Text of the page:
Last year, it was that the fast food burger drive-thru In-N-Out would not be coming to 2100 South in Ballpark. This year, it’s closer to Downtown.
Readers were interested in a high-rise, mixed-use project that was set to replace a Crown Burgers location in Central City. To close watchers of urban development, this isn’t exactly breaking news.
But the developers asked the city to pull the matter from the Planning Commission agenda later in October. The design review file has been closed and the planned development application withdrawn.
Perhaps there will be an update in the new year, but it would be something new.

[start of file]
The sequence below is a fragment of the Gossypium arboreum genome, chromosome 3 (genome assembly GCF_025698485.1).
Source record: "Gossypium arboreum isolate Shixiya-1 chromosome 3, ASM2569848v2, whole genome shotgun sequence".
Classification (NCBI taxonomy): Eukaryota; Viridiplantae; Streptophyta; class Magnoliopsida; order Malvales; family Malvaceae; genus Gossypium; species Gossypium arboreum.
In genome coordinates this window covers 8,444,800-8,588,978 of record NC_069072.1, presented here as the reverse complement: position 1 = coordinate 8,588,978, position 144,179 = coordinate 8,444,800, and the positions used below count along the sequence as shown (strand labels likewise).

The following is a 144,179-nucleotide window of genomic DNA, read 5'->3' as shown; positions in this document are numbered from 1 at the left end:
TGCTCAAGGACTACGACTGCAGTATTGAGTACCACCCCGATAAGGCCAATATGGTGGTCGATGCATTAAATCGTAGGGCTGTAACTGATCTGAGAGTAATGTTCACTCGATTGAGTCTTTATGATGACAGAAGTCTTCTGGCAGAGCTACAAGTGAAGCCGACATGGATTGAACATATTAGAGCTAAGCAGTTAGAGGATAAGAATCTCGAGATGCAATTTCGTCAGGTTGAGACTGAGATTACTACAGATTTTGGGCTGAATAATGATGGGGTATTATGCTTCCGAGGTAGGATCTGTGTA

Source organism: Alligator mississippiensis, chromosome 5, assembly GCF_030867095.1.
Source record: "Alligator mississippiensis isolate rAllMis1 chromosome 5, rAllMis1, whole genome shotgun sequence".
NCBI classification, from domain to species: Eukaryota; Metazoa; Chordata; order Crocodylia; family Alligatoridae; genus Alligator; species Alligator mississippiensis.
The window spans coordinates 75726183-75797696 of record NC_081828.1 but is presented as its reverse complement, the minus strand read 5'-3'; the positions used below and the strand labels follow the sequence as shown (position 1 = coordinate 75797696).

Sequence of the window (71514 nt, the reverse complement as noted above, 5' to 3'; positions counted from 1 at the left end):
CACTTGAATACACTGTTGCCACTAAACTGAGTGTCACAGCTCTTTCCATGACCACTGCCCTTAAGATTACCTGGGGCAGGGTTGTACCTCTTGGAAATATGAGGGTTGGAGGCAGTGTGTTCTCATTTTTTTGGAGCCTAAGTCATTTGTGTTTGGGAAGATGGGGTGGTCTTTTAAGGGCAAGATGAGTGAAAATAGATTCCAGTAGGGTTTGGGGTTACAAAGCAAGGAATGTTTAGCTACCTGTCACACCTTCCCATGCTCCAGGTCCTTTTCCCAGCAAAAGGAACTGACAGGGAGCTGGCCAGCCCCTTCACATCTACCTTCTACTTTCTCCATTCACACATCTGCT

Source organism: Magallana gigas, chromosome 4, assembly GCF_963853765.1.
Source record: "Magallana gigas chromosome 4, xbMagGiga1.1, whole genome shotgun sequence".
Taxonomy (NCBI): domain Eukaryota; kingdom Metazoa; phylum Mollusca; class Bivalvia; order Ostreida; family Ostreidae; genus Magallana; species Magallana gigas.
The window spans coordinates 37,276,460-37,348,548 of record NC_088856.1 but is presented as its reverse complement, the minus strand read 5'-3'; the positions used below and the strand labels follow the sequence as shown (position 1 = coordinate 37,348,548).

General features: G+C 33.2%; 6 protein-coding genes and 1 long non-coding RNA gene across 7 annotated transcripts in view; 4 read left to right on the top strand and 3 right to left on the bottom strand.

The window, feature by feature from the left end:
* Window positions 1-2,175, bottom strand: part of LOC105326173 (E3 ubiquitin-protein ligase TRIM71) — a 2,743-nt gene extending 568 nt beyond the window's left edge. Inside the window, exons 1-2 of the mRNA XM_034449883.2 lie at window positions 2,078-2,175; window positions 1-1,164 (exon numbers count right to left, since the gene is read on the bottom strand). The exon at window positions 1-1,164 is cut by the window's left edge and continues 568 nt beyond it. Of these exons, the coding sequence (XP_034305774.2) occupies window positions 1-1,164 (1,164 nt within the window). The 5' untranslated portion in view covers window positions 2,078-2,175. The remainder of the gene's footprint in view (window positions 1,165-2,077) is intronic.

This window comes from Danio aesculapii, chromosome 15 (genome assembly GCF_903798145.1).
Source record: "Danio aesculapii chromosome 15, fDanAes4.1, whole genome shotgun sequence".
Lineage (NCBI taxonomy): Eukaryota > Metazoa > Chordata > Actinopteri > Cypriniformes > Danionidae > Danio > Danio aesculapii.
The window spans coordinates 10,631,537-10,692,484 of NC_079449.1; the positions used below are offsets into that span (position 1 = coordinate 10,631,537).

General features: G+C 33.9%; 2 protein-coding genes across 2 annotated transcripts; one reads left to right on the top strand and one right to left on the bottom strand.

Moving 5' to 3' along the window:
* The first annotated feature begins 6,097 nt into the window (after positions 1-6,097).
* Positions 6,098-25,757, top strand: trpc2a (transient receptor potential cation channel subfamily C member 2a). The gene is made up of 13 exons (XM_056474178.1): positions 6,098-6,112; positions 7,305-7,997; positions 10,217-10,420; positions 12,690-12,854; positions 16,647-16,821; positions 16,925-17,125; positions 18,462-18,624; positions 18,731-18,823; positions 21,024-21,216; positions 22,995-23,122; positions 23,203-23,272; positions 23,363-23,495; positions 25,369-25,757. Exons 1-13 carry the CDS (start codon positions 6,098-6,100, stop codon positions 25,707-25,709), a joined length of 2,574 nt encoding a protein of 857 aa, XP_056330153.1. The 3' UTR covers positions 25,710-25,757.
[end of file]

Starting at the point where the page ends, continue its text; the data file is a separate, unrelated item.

- Sugar House businesses to be replaced by new apartments
- 10-story building approved in Sugar House, rentals on Redwood, a food hall in Granary
- ADUs are being added in basements, behind homes, above garages
- In Pictures: Downtown construction update – see the latest from the air and the street
- City’s displacement consultants drop data bomb: there’s ‘nowhere to go’ for displaced renters
- Rio Grande Plan: Top 10 reasons Salt Lake City should move its rail lines underground
- Here are the big changes proposed for all new buildings in the greater Downtown area
- Builders are at work adding over 1,400 new homes in Sugar House
- South Salt Lake unveils its next car-centric development in its ‘new downtown’
- Hot market for warehouses is driving a trucking ghetto into SLC’s last agricultural land and right through the city’s draft master plan